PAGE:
This preview shows pages 1–2. Sign up to view the full content.
This preview has intentionally blurred sections. Sign up to view the full version.View Full Document
Unformatted text preview: - Strategies for Successful Sight Singing 1. Examine and analyze all musical elements prior to reading.
Pitch 3.. Determine the key. Does the melody begin on the tonic or another pitch? b. Scan the melody and locate all reference tones (1st, 3rd, and 5th scale degrees); if nec—
essary circle them. Remember to relate all of the other pitches to these reference tones. c. Scan the melody again for skips and determine the interval and tonal syllables. d. What tonal pattern is in the first measure the sixth measure? Are there any repeated
patterns, motives, sequences, or pitches? What is the tonal syllable of the aCcidental? Rhythm a. Determine the tempo (speed of beat) and the meter (simple or compound). What is the
beat unit the beat division the beat subdivision? b. Scan the line for rhythm patterns. What rhythm pattern is in the third measure the
fifth measure ... the last measure? Are there any repeated patterns? Is that a tie or a slur? Pbmm a. Phrases have been marked in some of the exercises to serve as a guide for breathing. In
exercises without phrase markings, determine and mark appropriate places to breathe.
b. Analyze phrase structure and cadence types. Harmony a. Analyze the underlying harmonies implied by the melodic line. Look for chord tones
and nonharmonic tones.
b. Train the eye to look for musical markings: dynamic, expression, and articulation. Do not move from the inquiry period to the reading until all the concepts have been
reviewed. 2. Always establish tonalin prior to reading. a. Play the tonic note of the key on the piano or a pitch pipe. Sing the scale of the key and
the tonic chord arpeggio that fits the range of the melody. If necessary, transpose the
melody into a key that provides a more comfortable range. Transposition will not pre-
sent a problem for students using the Moveable Do method. b. Find and sing the first note of the melody. 3. Prepare and condition the ear, body, and mind prior to reading. a. Sing vocal-pitch exercises that use the pitch skill(s) found in the exercise.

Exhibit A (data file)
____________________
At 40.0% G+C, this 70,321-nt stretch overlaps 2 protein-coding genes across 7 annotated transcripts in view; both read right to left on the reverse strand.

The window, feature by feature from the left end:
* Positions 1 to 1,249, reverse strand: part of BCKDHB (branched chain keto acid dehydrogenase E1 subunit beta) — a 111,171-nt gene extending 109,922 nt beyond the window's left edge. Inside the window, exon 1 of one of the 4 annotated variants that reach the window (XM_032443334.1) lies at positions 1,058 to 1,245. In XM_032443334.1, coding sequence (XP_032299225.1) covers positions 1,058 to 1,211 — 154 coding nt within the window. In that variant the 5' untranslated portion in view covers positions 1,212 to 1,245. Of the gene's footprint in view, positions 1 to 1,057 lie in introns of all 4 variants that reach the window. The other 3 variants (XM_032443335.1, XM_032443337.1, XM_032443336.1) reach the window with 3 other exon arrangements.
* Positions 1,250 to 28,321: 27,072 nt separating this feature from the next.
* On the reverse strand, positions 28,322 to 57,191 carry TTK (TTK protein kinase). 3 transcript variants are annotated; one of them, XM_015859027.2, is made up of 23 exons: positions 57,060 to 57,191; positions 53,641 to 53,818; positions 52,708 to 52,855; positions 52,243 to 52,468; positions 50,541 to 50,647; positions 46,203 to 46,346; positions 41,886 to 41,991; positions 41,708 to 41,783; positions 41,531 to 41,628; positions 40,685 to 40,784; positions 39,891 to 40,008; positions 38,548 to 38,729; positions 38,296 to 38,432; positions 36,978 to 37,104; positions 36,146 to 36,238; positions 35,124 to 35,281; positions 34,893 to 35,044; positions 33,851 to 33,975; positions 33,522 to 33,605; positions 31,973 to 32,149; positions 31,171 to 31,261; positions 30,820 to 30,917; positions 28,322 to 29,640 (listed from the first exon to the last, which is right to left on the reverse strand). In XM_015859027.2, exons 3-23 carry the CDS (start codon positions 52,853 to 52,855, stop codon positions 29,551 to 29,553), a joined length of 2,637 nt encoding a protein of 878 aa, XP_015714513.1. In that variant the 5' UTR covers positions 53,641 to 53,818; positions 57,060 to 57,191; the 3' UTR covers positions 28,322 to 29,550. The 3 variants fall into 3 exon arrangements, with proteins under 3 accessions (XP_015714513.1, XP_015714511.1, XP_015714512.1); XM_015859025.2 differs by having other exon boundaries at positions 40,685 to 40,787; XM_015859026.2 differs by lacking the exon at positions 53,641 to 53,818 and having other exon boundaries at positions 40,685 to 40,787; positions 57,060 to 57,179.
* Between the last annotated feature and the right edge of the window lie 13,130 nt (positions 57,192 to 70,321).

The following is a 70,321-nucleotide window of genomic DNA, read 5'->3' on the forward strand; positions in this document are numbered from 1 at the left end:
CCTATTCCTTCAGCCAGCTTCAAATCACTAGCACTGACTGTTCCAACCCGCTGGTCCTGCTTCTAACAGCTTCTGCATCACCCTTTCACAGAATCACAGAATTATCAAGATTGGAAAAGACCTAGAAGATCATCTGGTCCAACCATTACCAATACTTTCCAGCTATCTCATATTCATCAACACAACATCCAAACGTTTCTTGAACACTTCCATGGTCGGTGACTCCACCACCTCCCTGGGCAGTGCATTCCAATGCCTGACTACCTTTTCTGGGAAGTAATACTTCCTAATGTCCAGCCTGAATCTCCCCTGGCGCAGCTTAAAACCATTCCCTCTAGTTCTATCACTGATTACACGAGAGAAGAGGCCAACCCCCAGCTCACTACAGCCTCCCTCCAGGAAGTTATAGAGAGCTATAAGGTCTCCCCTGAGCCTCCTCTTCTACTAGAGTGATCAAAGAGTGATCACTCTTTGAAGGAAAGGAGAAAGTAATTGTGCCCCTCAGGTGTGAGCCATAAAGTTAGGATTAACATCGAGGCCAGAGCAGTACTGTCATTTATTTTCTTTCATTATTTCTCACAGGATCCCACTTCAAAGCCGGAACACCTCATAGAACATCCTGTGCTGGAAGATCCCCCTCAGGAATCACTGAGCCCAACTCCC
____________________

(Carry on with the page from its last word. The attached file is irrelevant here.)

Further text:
b. Sing a scale or other vocal—pitch exercises integrating the rhythm patterns found in
the exercise. For example, sing the scale using a dotted quarter-eighth pattern. 4. Always establish meter prior to reading. a. Set a tempo that is appropriate for your current skill level. b. Establish an internal feeling of the pulse by walking in place, silently tapping the beat
using large arm movements or conducring for one to two measures before reading.
Occasionally use a metronome. xxiii xxiv Tonal Only Melody Rhythm Only C. PROGRESSIVE SIGHT SINGING Feel the division of the beat (down-up principle). Focus on the rhythm patterns in rela— tion to the micro and macro beat. The beat should always 3 inaudible. 3. Silently read the exercise (audiation). Prior to reading, silently read the exercise, preferably using hand signs, tapping the beat,
or conducting. 6. Sing all exercises a cappella.
To achieve independence, all exercises should be sung without accompaniment. 7. Perform exercises from beginning to end. a. Do not stop to correct pitches or rhythms. Always keep a steady beat!
b. After the initial reading, return and drill the trouble spots.
c. If necessary chant only the rhythm and then sing only the pitches. Do not sing
repeated noresfone note per beat.
D19“ ._..._._l . n._. t I " 1L1 r—L—‘ a 0 |T_'-_,:|3_EI $3“? 4TH 55% W%’ Leaf-T4 $5 @UEEFCF ....J _l _JL...J' 8. Sing phrases as a musical entity rather than a series of individual notes. Look ahead. The farther ahead one reads the more accurate, ﬂuent, and musical one’s sight
singing will be. 9. Do not write the tonal or rhythm syllables in the music. Tonal and rhythm syllables should never be spelled out and read as symbols. 10. After accurately singing an exercise on tonal syllables, repeat the exercise: a. b. at a faster tempo; silently singing the even~numbered measures, or all the eighth notes, or all the mi's,
or the second phrase; singing aloud until given an appropriate signal, at which time reading should be silent
(audiation). After another appropriate signal, resume singing aloud; or . on a neutral syllable, using hand signs, tapping the beat, or conducting. Symbolic sys- tems should be discarded when one has developed the ability to recall the pitch andi'or
duration relationship. Skill follows drill. Skills can be mastered only by consistent practice. Brief, but frequent, practice sessions are more beneﬁcial
than occasional marathon sessions. Practice with a partner. ...
View Full Document
This note was uploaded on 04/09/2011 for the course MUSIC STUD 1712 taught by Professor Johnson during the Spring '10 term at Temple.
- Spring '10